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Bardstown Family Helping Researchers Learn About COVID Vaccine Impact on Young People

Lisa Autry

While bourbon may have put Bardstown on the map, the rural Kentucky town is helping bring to market the most coveted vaccine in modern history.  Kentucky Pediatric\Adult Research, or KPAR, is one of 150 sites worldwide and the only in the state conducting human clinical trials on Pfizer's COVID-19 vaccine. 

The Bardstown facility had a hand in getting the vaccine approved for adults, as well as 16 and 17-year-olds.  Now, KPAR is studying the vaccine in children ages 12-15.  Isabella Stiles was 15 when she began participating in the trials.  The student at Thomas Nelson High School has mostly kept her contribution to science under wraps.

"A few know, but not many," Stiles told WKU Public Radio. "Some people are interested and want to know what it’s all about, but some people are like, 'Why would you do this?'"

She did it because testing the vaccine is a family affair.  Her parents and older siblings went first in the adult trials at KPAR.  Isabella’s father, Dr. Matthew Stiles, practices family medicine in Bardstown. 

"We had confidence and we had our personal experience. By the time she joined the trial, the results of the adult trial were already published," Stiles explained. "We knew it was important to find out for that age group too so they could expand the universe of who was eligible.”

Isabella received her first injection last November and her second in December. She doesn’t know whether she received the vaccine or a placebo and won’t find out until her age group becomes eligible to receive the vaccine.  Isabella says she felt no side effects and continues to be monitored.  Dr. Dan Finn is a pediatrician and principal investigator for the Pfizer study at KPAR.

"She’s now doing nasal swabs every ten to 18 days when she doesn’t have symptoms. There’s a group of patients doing that to see if the vaccine helps prevent a-symptomatic transmission," explained Finn. "If you don’t have symptoms, could you still have the virus? We’re still collecting that information.”

For the next two years, adolescents in the study will be monitored for COVID infections and routinely have their blood drawn to assess their levels of antibodies.  Dr. Finn says while results on children have not been released, initial studies indicate the same short-term side effects seen in adults.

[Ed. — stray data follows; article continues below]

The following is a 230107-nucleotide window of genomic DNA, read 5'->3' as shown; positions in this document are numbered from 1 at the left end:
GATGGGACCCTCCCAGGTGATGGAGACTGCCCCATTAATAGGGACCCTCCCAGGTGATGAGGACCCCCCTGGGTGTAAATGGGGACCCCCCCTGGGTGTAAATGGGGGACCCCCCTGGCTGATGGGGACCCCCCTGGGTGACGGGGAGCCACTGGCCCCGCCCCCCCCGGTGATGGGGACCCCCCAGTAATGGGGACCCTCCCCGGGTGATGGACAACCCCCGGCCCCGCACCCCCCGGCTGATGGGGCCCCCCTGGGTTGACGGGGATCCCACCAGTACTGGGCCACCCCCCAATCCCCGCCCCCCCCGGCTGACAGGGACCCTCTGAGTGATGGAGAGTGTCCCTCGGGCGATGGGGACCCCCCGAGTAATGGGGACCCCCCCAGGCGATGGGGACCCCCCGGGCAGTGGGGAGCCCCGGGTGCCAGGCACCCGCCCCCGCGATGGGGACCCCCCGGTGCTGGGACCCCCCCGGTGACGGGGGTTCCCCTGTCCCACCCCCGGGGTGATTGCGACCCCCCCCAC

"Fever, aches and pains, chills, headaches, muscle aches. We’ve definitely had folks get some side effects like that," stated Finn. "Knock on wood, no long-lasting serious problems that we’ve had with any patients in our trial.”

While children are less likely than adults to become seriously ill or die from Covid-19, Dr. Finn says getting the vaccine approved for youth will help prevent the spread of the virus and achieve herd immunity.

"Just getting that approval will help get more kids vaccinated, and the more people vaccinated, the less transmissibility, and hopefully the less disease overall," commented Finn. "Even though it may not be huge for them, it could be huge for the adults they’re around so that they’re not transmitting it to them.”

Seventy to 80 percent of Americans need to get immunized to reach herd immunity. In Kentucky, that amounts to more than three-million residents.  So far, more than 1.3 million Kentuckians had received at least one injection of the vaccine. 

Sixteen-year-old Isabella Stiles says she understands that her role as a young COVID vaccine volunteer is helping the U.S. get a handle on the disease that’s taken the lives of 545,000 Americans, and an estimated 2.75 million people worldwide.

"Yeah, I’m glad I can do this because it makes me feel like I’m doing something to help," Stiles said. "I feel it’s the least we can do after all our doctors and everyone has been through.”

The FDA could grant emergency approval of the vaccine for 12 to 15-year-olds as early as this summer.  Kentucky Pediatric\Adult Research is slated to begin trials on five to 11-year-olds in June.

Lisa is a Scottsville native and WKU alum. She has worked in radio as a news reporter and anchor for 18 years. Prior to joining WKU Public Radio, she most recently worked at WHAS in Louisville and WLAC in Nashville. She has received numerous awards from the Associated Press, including Best Reporter in Kentucky. Many of her stories have been heard on NPR.
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